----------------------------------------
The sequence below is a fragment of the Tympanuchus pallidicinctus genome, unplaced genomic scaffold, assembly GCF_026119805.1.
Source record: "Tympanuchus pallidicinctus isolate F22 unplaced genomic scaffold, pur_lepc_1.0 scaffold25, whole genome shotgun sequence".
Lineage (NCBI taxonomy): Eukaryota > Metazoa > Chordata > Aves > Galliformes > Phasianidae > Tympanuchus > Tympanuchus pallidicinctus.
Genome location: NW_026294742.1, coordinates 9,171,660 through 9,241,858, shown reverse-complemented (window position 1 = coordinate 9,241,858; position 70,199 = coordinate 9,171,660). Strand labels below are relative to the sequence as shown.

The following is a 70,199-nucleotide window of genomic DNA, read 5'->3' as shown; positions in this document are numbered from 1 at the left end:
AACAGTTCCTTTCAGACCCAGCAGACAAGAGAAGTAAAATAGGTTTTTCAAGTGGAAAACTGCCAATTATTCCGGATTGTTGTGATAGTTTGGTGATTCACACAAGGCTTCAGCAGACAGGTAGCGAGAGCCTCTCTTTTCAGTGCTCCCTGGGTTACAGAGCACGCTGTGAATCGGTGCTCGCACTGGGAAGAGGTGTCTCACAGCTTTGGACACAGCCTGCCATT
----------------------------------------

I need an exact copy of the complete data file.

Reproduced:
The sequence below is a fragment of the Tympanuchus pallidicinctus genome, unplaced genomic scaffold, assembly GCF_026119805.1.
Source record: "Tympanuchus pallidicinctus isolate F22 unplaced genomic scaffold, pur_lepc_1.0 scaffold25, whole genome shotgun sequence".
Lineage (NCBI taxonomy): Eukaryota > Metazoa > Chordata > Aves > Galliformes > Phasianidae > Tympanuchus > Tympanuchus pallidicinctus.
Genome location: NW_026294742.1, coordinates 9,171,660 through 9,241,858, shown reverse-complemented (window position 1 = coordinate 9,241,858; position 70,199 = coordinate 9,171,660). Strand labels below are relative to the sequence as shown.

The following is a 70,199-nucleotide window of genomic DNA, read 5'->3' as shown; positions in this document are numbered from 1 at the left end:
AACAGTTCCTTTCAGACCCAGCAGACAAGAGAAGTAAAATAGGTTTTTCAAGTGGAAAACTGCCAATTATTCCGGATTGTTGTGATAGTTTGGTGATTCACACAAGGCTTCAGCAGACAGGTAGCGAGAGCCTCTCTTTTCAGTGCTCCCTGGGTTACAGAGCACGCTGTGAATCGGTGCTCGCACTGGGAAGAGGTGTCTCACAGCTTTGGACACAGCCTGCCATT